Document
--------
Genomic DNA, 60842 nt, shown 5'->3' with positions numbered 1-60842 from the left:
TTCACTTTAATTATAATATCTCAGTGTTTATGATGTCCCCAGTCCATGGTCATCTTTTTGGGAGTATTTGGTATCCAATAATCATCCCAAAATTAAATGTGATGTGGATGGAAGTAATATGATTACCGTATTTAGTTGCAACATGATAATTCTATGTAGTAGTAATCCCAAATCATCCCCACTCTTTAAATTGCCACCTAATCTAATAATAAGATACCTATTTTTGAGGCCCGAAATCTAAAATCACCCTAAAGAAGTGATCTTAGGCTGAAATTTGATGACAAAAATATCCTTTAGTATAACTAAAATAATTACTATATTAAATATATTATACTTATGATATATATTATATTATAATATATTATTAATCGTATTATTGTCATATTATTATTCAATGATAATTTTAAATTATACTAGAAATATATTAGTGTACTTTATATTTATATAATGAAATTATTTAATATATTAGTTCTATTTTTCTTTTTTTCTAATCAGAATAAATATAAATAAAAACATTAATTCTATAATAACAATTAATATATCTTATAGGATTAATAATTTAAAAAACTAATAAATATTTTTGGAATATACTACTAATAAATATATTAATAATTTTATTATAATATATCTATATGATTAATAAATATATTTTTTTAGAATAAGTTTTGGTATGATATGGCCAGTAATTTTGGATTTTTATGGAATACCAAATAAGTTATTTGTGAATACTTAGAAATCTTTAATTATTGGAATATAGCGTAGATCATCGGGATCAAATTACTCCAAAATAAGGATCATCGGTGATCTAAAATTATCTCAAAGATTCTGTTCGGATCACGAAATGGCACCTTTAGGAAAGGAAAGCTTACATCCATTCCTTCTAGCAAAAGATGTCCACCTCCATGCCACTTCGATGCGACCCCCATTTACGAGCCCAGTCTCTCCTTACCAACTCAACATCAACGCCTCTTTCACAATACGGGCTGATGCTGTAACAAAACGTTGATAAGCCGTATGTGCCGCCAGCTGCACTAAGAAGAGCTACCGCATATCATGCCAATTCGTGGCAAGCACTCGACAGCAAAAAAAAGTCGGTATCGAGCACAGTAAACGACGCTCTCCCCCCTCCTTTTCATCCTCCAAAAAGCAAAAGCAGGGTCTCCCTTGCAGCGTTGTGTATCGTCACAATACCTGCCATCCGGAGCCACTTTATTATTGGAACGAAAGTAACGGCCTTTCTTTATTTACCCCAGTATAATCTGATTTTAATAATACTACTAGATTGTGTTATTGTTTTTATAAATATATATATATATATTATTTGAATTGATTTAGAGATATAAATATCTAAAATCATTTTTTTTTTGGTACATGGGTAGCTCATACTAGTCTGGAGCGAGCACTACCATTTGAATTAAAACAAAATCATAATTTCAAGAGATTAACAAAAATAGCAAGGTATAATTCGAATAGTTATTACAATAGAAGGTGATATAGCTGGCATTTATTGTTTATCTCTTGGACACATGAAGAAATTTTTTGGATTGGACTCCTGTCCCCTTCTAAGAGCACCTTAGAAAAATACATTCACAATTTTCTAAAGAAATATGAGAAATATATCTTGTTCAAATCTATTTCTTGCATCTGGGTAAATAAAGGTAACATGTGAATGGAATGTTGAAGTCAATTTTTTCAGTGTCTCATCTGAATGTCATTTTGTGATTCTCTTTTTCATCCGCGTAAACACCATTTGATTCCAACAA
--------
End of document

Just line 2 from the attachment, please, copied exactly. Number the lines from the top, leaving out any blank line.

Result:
TTCACTTTAATTATAATATCTCAGTGTTTATGATGTCCCCAGTCCATGGTCATCTTTTTGGGAGTATTTGGTATCCAATAATCATCCCAAAATTAAATGTGATGTGGATGGAAGTAATATGATTACCGTATTTAGTTGCAACATGATAATTCTATGTAGTAGTAATCCCAAATCATCCCCACTCTTTAAATTGCCACCTAATCTAATAATAAGATACCTATTTTTGAGGCCCGAAATCTAAAATCACCCTAAAGAAGTGATCTTAGGCTGAAATTTGATGACAAAAATATCCTTTAGTATAACTAAAATAATTACTATATTAAATATATTATACTTATGATATATATTATATTATAATATATTATTAATCGTATTATTGTCATATTATTATTCAATGATAATTTTAAATTATACTAGAAATATATTAGTGTACTTTATATTTATATAATGAAATTATTTAATATATTAGTTCTATTTTTCTTTTTTTCTAATCAGAATAAATATAAATAAAAACATTAATTCTATAATAACAATTAATATATCTTATAGGATTAATAATTTAAAAAACTAATAAATATTTTTGGAATATACTACTAATAAATATATTAATAATTTTATTATAATATATCTATATGATTAATAAATATATTTTTTTAGAATAAGTTTTGGTATGATATGGCCAGTAATTTTGGATTTTTATGGAATACCAAATAAGTTATTTGTGAATACTTAGAAATCTTTAATTATTGGAATATAGCGTAGATCATCGGGATCAAATTACTCCAAAATAAGGATCATCGGTGATCTAAAATTATCTCAAAGATTCTGTTCGGATCACGAAATGGCACCTTTAGGAAAGGAAAGCTTACATCCATTCCTTCTAGCAAAAGATGTCCACCTCCATGCCACTTCGATGCGACCCCCATTTACGAGCCCAGTCTCTCCTTACCAACTCAACATCAACGCCTCTTTCACAATACGGGCTGATGCTGTAACAAAACGTTGATAAGCCGTATGTGCCGCCAGCTGCACTAAGAAGAGCTACCGCATATCATGCCAATTCGTGGCAAGCACTCGACAGCAAAAAAAAGTCGGTATCGAGCACAGTAAACGACGCTCTCCCCCCTCCTTTTCATCCTCCAAAAAGCAAAAGCAGGGTCTCCCTTGCAGCGTTGTGTATCGTCACAATACCTGCCATCCGGAGCCACTTTATTATTGGAACGAAAGTAACGGCCTTTCTTTATTTACCCCAGTATAATCTGATTTTAATAATACTACTAGATTGTGTTATTGTTTTTATAAATATATATATATATATTATTTGAATTGATTTAGAGATATAAATATCTAAAATCATTTTTTTTTTGGTACATGGGTAGCTCATACTAGTCTGGAGCGAGCACTACCATTTGAATTAAAACAAAATCATAATTTCAAGAGATTAACAAAAATAGCAAGGTATAATTCGAATAGTTATTACAATAGAAGGTGATATAGCTGGCATTTATTGTTTATCTCTTGGACACATGAAGAAATTTTTTGGATTGGACTCCTGTCCCCTTCTAAGAGCACCTTAGAAAAATACATTCACAATTTTCTAAAGAAATATGAGAAATATATCTTGTTCAAATCTATTTCTTGCATCTGGGTAAATAAAGGTAACATGTGAATGGAATGTTGAAGTCAATTTTTTCAGTGTCTCATCTGAATGTCATTTTGTGATTCTCTTTTTCATCCGCGTAAACACCATTTGATTCCAACAA